More than two decades ago I was privileged to offer Mass each Sunday at a church in downtown Brussels, the French and Flemish bilingual capital of Belgium. The drive from where I was living and teaching in Leuven was a traffic-free, relaxing 19-mile commute. The self-proclaimed “parish” of 57 faithful souls hailed from England, Scotland, Wales and Ireland. They contacted me because they preferred to hear the Liturgy celebrated by an “American-speaking” priest, which is how they described me, and I was happy to be of service.
Their children, like the majority of the youth in Belgium, were expected to be fluent in four languages by the time they graduated from high school or so-called secondary school. However, since most of their core studies were conducted by teachers with an English accent, my USA pronunciation of words intrigued them. Apparently, my intonations gave them the impression they were listening to the soundtrack of a Hollywood movie. The fact that I had never even visited California didn’t seem to matter.
Religious education for their kids was tantamount to home-schooling by devout parents who cherished the fundamentals of their Catholic faith as much as they valued their ethnic heritage. This is why I stood mystified one weekend when I was greeted after Mass by a couple from Ireland who asked me to listen to the catechetical reasoning of their six-year-old daughter. Bear in mind that the only time these parishioners saw me was when I was wearing vestments and ministering from the church sanctuary.
Mrs. Fitzsimmons: “Maureen, tell this priest what name you call him.” The red-haired lass stared at me intently and announced, “You are God the Bob.”
“Excuse me,” I replied, trying my best not to sound like a dramatic screen-writer’s acting script.
“You are God the Bob” the child repeated, looking perplexed about how a grown man could be confused about his identity. Her parents smiled as I furrowed my brow toward them and shrugged my shoulders in search of an explanation.
Mr. Fitzsimmons: “We were reviewing a catechism lesson last night and I asked how many persons are there in God. Maureen answered, ‘Four.’”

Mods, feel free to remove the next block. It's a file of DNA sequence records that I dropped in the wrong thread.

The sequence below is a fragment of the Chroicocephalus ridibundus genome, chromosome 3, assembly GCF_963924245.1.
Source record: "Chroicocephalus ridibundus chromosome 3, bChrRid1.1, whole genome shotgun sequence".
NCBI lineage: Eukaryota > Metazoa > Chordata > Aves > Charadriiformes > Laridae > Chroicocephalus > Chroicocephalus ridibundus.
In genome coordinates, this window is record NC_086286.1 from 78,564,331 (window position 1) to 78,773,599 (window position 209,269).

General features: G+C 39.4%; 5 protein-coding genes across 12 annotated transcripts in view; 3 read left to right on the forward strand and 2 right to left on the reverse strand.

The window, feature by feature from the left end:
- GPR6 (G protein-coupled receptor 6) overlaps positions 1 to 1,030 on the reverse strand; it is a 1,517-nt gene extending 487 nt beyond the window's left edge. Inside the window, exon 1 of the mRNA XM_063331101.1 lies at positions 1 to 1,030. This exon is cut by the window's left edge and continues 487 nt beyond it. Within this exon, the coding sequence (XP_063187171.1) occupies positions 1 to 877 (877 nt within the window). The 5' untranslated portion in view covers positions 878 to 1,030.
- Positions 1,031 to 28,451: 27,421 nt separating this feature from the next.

Mrs. Fitzsimmons: “When I asked who taught her that, she pointed to the two of us which was a complete shock. So without hesitation I told her to name them. She said, ‘God the Father, God the Son, God the Holy Spirit, and God the Bob.’”
Mr. Fitzsimmons: “And I immediately wanted to know who is this God-the-Bob person? Maureen explained, ‘Every Sunday you tell me I have to behave in church because that’s God’s house. And every Sunday Father Bob is in that house talking and talking and talking. Since he lives in the church and the church is God’s house, he must be the fourth person, God the Bob.’”
This child’s fascinating logic was a great source of amusement for us adults at the time. But her theological insight, and dare I add spiritual challenge, has stayed with me these many years later.
Dogmatically, Maureen got it wrong. There are only three persons in the Blessed Trinity. Ascetically, Maureen got it right. We are all made in the image and likeness of God. Her angelic innocence gently reminds us that divine imitation is actually a two-way street. Yes, our world would be a much better place if each time we looked at other people the first thing we saw in them was an image and likeness of God.
On the other hand, the opposite side of this equation is just as compelling. When was the last time we asked ourselves what sort of image of God are we projecting for others to witness? Wouldn’t our world also be a much better place if all of our thoughts and words and actions echoed what God would think and say and do? If our lives were a representation of God’s goodness, wouldn’t this make it easier for others to perceive us as a reflection of God’s image and likeness? Granted we can never become the fourth person of the single God-head. But we can strive to exhibit some dimension of the divinity that the Creator deliberately fashioned inside our humanity.
For Holy Homework: Through the month of May, Mary’s month, instead of the words “God the Bob,” let’s fill in the blank by adding our own name or initials to the phrase: “God the _______.” Then, let’s print out and attach a copy of this declaration to a mirror we look into every morning and ask Mary to intercede for us so that we will remember that we constantly display an image of her Son to everyone who observes us each day.
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